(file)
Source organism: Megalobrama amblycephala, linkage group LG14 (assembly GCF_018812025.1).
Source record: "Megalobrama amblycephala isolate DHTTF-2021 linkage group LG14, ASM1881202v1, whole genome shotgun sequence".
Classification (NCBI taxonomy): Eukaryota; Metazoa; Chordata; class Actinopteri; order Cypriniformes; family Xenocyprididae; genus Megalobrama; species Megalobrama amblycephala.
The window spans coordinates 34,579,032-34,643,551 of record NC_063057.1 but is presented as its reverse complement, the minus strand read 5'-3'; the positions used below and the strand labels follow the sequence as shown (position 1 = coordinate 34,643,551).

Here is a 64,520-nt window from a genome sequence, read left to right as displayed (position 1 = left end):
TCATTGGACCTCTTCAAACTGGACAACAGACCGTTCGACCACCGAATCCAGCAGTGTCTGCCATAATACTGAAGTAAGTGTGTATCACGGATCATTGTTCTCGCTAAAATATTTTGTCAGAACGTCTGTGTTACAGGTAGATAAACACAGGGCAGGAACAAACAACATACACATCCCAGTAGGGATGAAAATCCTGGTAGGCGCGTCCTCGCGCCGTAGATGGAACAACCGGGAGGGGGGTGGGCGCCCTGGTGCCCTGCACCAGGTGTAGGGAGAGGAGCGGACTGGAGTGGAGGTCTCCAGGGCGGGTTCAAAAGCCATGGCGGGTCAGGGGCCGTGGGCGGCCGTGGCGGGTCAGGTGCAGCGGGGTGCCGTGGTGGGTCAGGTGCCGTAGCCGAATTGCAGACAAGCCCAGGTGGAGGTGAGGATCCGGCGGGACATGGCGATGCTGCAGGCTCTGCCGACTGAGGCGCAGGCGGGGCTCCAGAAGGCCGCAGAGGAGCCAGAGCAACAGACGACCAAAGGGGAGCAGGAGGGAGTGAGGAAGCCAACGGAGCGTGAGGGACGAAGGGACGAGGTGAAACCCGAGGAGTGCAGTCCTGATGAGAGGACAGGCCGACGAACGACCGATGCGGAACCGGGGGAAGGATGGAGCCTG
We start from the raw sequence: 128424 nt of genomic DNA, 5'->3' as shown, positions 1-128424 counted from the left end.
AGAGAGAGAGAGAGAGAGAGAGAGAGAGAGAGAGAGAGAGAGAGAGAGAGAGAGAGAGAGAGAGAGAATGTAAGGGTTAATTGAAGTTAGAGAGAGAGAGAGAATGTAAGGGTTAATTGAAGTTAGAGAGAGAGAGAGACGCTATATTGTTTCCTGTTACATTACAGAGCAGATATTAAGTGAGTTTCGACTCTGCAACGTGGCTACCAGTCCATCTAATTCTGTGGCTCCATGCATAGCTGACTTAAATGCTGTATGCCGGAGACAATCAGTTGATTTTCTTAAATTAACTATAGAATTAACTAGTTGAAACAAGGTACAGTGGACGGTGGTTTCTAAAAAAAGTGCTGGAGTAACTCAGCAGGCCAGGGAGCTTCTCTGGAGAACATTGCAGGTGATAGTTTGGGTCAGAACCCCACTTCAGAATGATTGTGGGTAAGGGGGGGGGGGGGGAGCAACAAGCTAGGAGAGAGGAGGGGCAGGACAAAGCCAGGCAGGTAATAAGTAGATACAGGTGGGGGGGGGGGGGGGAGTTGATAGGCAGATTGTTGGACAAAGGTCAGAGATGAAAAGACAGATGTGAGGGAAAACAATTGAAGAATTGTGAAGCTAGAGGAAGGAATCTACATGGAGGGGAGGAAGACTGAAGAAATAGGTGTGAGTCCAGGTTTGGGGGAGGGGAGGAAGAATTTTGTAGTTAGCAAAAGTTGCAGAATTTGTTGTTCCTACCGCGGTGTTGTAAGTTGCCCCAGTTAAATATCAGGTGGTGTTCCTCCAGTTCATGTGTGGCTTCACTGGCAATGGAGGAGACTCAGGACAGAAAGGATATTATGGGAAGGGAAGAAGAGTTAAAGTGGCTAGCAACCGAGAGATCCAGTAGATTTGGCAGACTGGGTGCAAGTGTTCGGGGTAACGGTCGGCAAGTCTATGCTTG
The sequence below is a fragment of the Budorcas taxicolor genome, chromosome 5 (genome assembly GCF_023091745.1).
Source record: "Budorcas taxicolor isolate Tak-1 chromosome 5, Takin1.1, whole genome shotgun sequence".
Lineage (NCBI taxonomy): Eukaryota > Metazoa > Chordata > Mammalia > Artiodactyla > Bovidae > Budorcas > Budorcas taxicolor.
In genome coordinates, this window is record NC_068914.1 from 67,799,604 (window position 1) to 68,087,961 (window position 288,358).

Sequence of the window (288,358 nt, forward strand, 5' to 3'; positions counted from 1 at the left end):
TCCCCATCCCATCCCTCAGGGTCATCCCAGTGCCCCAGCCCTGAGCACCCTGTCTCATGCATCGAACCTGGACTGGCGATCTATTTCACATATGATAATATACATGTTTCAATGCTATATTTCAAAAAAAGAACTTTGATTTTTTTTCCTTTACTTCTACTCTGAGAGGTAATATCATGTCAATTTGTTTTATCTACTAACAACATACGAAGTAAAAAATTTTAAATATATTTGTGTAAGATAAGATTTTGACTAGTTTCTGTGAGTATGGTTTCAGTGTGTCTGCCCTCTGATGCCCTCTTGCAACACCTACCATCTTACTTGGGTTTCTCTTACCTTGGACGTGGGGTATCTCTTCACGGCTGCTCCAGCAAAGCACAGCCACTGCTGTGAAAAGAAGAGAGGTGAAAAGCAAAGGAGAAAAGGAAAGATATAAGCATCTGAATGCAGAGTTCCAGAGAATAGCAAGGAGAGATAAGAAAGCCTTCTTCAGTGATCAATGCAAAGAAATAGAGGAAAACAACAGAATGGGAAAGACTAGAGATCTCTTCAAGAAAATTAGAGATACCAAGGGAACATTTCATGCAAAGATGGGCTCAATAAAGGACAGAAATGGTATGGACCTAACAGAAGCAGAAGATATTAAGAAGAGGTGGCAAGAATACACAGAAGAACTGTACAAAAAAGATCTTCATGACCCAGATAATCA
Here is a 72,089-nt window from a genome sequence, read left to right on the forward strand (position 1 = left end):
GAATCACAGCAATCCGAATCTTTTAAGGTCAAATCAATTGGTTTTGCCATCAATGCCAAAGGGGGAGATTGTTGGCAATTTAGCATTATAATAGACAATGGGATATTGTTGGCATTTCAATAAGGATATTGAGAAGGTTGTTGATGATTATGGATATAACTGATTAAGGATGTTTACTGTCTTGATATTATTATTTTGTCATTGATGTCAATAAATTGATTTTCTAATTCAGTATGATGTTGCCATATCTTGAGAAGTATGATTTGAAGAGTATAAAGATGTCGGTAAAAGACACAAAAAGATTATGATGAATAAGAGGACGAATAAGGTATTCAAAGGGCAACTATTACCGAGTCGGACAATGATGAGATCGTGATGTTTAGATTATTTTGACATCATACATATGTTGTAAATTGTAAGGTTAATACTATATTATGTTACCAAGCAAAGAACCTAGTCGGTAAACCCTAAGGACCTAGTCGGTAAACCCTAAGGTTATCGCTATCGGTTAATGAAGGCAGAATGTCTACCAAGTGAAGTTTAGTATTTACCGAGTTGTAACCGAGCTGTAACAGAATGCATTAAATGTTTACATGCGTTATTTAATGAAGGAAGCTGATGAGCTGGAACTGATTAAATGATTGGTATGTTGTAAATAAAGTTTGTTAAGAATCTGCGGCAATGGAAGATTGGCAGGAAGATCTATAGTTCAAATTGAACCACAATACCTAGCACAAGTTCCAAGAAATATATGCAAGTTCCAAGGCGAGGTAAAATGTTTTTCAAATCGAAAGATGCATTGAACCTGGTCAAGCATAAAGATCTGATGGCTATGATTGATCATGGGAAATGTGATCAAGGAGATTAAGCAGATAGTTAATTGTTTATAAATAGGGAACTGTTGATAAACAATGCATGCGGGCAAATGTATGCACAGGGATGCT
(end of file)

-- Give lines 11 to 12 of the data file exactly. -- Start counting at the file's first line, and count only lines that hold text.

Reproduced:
Lineage (NCBI taxonomy): Eukaryota > Metazoa > Chordata > Mammalia > Artiodactyla > Bovidae > Budorcas > Budorcas taxicolor.
In genome coordinates, this window is record NC_068914.1 from 67,799,604 (window position 1) to 68,087,961 (window position 288,358).